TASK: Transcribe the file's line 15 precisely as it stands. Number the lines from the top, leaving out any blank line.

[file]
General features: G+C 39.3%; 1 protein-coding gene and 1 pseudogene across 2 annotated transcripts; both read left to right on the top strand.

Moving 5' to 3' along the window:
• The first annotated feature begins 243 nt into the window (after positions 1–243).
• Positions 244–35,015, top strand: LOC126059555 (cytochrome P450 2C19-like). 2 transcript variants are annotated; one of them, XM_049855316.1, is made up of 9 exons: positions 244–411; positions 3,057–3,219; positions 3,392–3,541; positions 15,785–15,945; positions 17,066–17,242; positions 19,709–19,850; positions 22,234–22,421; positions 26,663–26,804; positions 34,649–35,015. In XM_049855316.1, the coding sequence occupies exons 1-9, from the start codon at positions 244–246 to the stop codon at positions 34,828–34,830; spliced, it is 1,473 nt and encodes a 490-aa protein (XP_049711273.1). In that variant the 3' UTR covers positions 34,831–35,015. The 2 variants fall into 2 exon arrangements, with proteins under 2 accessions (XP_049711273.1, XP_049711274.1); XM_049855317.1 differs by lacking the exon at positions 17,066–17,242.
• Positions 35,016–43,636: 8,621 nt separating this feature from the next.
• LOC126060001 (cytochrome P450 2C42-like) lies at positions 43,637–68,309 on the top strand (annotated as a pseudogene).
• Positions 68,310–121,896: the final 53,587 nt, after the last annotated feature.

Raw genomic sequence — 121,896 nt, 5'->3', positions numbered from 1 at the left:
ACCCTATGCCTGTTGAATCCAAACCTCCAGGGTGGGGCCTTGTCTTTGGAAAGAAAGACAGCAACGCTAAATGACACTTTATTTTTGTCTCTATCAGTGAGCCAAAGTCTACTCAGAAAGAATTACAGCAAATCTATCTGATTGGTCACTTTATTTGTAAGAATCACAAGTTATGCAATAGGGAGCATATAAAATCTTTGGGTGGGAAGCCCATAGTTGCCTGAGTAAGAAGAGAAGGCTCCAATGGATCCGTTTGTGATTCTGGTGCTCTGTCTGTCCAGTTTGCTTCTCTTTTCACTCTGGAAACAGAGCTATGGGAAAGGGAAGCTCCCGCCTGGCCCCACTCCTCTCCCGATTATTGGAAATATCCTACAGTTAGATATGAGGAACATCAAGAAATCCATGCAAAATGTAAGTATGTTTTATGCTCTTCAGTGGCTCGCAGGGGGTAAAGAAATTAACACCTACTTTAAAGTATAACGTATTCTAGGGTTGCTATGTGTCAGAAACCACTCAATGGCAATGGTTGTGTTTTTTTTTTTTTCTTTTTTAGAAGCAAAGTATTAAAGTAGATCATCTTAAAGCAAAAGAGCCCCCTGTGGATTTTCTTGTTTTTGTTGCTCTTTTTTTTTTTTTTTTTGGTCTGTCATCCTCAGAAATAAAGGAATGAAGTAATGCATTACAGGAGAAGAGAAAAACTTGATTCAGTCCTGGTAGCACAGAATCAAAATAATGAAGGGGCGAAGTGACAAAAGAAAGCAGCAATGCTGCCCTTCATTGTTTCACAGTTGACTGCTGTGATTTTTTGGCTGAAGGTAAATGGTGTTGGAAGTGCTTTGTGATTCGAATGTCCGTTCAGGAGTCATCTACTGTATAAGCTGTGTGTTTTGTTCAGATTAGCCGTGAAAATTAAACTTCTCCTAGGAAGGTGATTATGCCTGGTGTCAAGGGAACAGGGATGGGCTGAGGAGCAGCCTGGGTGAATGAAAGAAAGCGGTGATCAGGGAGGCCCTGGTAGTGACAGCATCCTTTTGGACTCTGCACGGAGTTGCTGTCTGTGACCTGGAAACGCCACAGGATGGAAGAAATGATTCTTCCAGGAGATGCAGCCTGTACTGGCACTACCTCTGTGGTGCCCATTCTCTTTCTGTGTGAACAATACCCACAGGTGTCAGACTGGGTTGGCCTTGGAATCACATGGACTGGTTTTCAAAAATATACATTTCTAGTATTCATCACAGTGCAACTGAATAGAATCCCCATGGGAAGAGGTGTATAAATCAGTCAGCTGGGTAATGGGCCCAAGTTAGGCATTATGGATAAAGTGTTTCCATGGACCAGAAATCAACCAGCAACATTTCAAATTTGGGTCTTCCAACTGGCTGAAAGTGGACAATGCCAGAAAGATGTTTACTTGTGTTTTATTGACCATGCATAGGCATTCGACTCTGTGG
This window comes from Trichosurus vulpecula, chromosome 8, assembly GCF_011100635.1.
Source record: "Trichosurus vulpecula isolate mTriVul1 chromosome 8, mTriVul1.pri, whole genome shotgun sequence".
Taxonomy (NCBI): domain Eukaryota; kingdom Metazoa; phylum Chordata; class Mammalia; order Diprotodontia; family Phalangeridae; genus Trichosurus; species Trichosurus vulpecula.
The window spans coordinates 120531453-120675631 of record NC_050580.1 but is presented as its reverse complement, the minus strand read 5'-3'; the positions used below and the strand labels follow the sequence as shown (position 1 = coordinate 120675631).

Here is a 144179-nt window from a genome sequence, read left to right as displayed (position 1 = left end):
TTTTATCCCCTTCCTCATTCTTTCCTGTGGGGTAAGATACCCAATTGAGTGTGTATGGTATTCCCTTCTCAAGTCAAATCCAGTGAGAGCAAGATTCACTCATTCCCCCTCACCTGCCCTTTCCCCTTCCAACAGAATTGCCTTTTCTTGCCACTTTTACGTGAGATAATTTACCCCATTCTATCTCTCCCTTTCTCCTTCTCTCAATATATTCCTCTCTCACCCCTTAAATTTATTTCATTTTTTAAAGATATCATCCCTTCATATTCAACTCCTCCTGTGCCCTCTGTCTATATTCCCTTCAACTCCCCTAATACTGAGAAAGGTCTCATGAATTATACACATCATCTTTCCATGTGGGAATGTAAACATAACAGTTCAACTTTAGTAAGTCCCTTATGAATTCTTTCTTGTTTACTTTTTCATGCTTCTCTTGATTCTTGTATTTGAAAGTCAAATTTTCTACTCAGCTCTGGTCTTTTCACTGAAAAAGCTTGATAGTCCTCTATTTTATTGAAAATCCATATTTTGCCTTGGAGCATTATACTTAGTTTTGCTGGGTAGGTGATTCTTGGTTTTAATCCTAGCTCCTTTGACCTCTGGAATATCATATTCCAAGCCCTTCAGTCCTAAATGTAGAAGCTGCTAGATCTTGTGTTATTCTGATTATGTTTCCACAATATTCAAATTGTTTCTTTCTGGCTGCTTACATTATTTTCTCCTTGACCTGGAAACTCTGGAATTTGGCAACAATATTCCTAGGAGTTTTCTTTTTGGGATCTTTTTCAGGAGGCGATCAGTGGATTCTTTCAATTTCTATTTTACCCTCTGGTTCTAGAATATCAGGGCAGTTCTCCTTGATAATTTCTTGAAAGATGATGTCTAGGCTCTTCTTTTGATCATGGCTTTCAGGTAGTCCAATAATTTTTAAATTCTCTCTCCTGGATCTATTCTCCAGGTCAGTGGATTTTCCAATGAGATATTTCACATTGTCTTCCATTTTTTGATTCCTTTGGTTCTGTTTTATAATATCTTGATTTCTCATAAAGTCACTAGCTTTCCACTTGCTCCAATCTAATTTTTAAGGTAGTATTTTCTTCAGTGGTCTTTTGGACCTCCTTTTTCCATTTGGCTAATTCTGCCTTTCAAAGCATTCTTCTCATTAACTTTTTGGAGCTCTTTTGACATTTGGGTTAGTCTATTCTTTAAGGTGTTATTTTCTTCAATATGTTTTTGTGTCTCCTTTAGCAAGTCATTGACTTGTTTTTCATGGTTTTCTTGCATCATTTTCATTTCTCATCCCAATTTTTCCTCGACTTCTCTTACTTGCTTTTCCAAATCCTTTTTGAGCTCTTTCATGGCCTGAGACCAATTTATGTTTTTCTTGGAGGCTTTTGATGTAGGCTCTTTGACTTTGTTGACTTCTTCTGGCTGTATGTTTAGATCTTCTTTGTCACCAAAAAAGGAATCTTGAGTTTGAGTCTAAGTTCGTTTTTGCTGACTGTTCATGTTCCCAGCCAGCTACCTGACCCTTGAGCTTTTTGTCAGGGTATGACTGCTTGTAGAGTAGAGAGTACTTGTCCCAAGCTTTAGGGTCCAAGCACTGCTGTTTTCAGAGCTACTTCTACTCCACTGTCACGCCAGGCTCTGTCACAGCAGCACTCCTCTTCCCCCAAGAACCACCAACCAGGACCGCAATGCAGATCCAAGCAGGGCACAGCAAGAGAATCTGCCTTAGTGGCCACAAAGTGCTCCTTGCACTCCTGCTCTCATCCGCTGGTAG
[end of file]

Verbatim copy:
TTTTATCCCCTTCCTCATTCTTTCCTGTGGGGTAAGATACCCAATTGAGTGTGTATGGTATTCCCTTCTCAAGTCAAATCCAGTGAGAGCAAGATTCACTCATTCCCCCTCACCTGCCCTTTCCCCTTCCAACAGAATTGCCTTTTCTTGCCACTTTTACGTGAGATAATTTACCCCATTCTATCTCTCCCTTTCTCCTTCTCTCAATATATTCCTCTCTCACCCCTTAAATTTATTTCATTTTTTAAAGATATCATCCCTTCATATTCAACTCCTCCTGTGCCCTCTGTCTATATTCCCTTCAACTCCCCTAATACTGAGAAAGGTCTCATGAATTATACACATCATCTTTCCATGTGGGAATGTAAACATAACAGTTCAACTTTAGTAAGTCCCTTATGAATTCTTTCTTGTTTACTTTTTCATGCTTCTCTTGATTCTTGTATTTGAAAGTCAAATTTTCTACTCAGCTCTGGTCTTTTCACTGAAAAAGCTTGATAGTCCTCTATTTTATTGAAAATCCATATTTTGCCTTGGAGCATTATACTTAGTTTTGCTGGGTAGGTGATTCTTGGTTTTAATCCTAGCTCCTTTGACCTCTGGAATATCATATTCCAAGCCCTTCAGTCCTAAATGTAGAAGCTGCTAGATCTTGTGTTATTCTGATTATGTTTCCACAATATTCAAATTGTTTCTTTCTGGCTGCTTACATTATTTTCTCCTTGACCTGGAAACTCTGGAATTTGGCAACAATATTCCTAGGAGTTTTCTTTTTGGGATCTTTTTCAGGAGGCGATCAGTGGATTCTTTCAATTTCTATTTTACCCTCTGGTTCTAGAATATCAGGGCAGTTCTCCTTGATAATTTCTTGAAAGATGATGTCTAGGCTCTTCTTTTGATCATGGCTTTCAGGTAGTCCAATAATTTTTAAATTCTCTCTCCTGGATCTATTCTCCAGGTCAGTGGATTTTCCAATGAGATATTTCACATTGTCTTCCATTTTTTGATTCCTTTGGTTCTGTTTTATAATATCTTGATTTCTCATAAAGTCACTAGCTTTCCACTTGCTCCAATCTAATTTTTAAGGTAGTATTTTCTTCAGTGGTCTTTTGGACCTCCTTTTTCCATTTGGCTAATTCTGCCTTTCAAAGCATTCTTCTCATTAACTTTTTGGAGCTCTTTTGACATTTGGGTTAGTCTATTCTTTAAGGTGTTATTTTCTTCAATATGTTTTTGTGTCTCCTTTAGCAAGTCATTGACTTGTTTTTCATGGTTTTCTTGCATCATTTTCATTTCTCATCCCAATTTTTCCTCGACTTCTCTTACTTGCTTTTCCAAATCCTTTTTGAGCTCTTTCATGGCCTGAGACCAATTTATGTTTTTCTTGGAGGCTTTTGATGTAGGCTCTTTGACTTTGTTGACTTCTTCTGGCTGTATGTTTAGATCTTCTTTGTCACCAAAAAAGGAATCTTGAGTTTGAGTCTAAGTTCGTTTTTGCTGACTGTTCATGTTCCCAGCCAGCTACCTGACCCTTGAGCTTTTTGTCAGGGTATGACTGCTTGTAGAGTAGAGAGTACTTGTCCCAAGCTTTAGGGTCCAAGCACTGCTGTTTTCAGAGCTACTTCTACTCCACTGTCACGCCAGGCTCTGTCACAGCAGCACTCCTCTTCCCCCAAGAACCACCAACCAGGACCGCAATGCAGATCCAAGCAGGGCACAGCAAGAGAATCTGCCTTAGTGGCCACAAAGTGCTCCTTGCACTCCTGCTCTCATCCGCTGGTAG